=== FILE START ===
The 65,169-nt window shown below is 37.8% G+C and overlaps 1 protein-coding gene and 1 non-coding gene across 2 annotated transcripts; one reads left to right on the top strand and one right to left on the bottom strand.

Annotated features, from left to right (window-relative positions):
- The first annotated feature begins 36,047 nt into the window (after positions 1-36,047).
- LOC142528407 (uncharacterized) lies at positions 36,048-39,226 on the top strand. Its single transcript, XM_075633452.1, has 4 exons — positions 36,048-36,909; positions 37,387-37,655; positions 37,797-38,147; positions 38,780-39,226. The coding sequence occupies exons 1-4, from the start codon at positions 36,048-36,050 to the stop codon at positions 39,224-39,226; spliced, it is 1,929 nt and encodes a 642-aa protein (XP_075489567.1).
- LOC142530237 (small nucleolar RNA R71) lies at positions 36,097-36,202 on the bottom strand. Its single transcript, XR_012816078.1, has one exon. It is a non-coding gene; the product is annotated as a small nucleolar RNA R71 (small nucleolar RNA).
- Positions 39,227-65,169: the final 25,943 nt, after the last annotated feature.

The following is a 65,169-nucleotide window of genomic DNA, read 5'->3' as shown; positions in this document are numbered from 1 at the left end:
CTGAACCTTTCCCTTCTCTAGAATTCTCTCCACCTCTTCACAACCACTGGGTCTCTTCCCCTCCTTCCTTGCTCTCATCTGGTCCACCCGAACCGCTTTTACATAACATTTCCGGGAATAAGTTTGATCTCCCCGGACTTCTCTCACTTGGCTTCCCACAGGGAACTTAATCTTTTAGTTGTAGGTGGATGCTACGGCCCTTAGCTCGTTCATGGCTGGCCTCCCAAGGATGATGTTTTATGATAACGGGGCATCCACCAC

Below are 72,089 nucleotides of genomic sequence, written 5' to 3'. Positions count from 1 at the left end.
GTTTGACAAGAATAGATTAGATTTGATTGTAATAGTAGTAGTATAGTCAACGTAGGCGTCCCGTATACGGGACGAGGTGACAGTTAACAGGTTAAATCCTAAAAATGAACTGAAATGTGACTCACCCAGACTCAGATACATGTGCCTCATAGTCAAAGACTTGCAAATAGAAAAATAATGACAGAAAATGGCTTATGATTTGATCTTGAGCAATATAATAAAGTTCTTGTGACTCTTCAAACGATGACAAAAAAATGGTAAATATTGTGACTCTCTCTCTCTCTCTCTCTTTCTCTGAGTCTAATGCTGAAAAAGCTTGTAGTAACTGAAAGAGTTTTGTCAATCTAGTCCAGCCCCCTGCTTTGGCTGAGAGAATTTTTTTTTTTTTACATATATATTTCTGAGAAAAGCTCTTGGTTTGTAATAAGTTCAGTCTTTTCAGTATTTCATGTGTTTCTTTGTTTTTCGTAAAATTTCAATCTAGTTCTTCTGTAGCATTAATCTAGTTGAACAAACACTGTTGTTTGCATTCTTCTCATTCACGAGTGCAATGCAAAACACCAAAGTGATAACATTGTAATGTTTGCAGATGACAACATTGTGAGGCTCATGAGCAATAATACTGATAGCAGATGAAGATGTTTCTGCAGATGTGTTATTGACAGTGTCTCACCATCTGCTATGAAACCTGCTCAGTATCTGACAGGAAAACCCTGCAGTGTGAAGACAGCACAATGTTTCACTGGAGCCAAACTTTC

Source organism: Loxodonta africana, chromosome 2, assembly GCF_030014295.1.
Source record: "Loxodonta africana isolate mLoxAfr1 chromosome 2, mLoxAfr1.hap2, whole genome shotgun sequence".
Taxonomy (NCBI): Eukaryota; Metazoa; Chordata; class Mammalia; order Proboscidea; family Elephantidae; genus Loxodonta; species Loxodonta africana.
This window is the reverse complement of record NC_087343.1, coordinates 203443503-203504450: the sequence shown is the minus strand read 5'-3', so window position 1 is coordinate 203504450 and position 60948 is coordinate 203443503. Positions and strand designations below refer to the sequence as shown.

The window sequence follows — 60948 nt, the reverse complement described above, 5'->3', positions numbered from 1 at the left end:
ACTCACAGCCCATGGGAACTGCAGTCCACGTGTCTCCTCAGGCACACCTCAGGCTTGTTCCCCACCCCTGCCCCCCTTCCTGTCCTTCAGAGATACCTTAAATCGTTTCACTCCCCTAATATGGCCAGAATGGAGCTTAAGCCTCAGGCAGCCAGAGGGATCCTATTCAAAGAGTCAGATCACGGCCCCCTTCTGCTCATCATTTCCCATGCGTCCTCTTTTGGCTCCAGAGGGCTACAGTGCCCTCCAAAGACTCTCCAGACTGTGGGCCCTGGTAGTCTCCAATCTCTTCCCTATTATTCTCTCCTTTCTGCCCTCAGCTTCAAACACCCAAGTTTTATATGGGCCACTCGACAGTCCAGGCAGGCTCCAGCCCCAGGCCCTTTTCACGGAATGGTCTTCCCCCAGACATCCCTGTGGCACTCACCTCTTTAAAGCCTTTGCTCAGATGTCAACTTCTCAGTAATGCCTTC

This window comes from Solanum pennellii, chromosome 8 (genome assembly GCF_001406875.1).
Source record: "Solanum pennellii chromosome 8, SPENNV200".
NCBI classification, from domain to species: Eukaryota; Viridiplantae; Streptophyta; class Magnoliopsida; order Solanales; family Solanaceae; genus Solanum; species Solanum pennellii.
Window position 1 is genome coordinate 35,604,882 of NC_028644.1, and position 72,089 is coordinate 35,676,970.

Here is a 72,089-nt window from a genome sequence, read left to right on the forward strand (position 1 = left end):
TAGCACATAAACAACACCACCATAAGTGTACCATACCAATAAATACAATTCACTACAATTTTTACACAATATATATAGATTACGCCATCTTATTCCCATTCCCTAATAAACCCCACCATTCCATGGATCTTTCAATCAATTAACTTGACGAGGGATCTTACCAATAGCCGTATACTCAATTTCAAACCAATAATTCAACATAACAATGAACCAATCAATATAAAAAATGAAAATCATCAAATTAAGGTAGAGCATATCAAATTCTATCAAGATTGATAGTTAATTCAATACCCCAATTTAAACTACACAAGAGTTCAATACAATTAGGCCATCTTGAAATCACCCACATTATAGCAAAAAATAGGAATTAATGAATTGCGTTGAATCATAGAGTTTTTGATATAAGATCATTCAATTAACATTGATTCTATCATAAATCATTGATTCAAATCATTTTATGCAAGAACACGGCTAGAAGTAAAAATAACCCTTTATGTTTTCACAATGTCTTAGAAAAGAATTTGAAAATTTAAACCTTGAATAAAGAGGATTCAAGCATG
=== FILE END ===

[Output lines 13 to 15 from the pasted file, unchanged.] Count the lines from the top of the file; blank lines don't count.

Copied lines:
Taxonomy (NCBI): Eukaryota; Metazoa; Chordata; class Mammalia; order Proboscidea; family Elephantidae; genus Loxodonta; species Loxodonta africana.
This window is the reverse complement of record NC_087343.1, coordinates 203443503-203504450: the sequence shown is the minus strand read 5'-3', so window position 1 is coordinate 203504450 and position 60948 is coordinate 203443503. Positions and strand designations below refer to the sequence as shown.

The window sequence follows — 60948 nt, the reverse complement described above, 5'->3', positions numbered from 1 at the left end: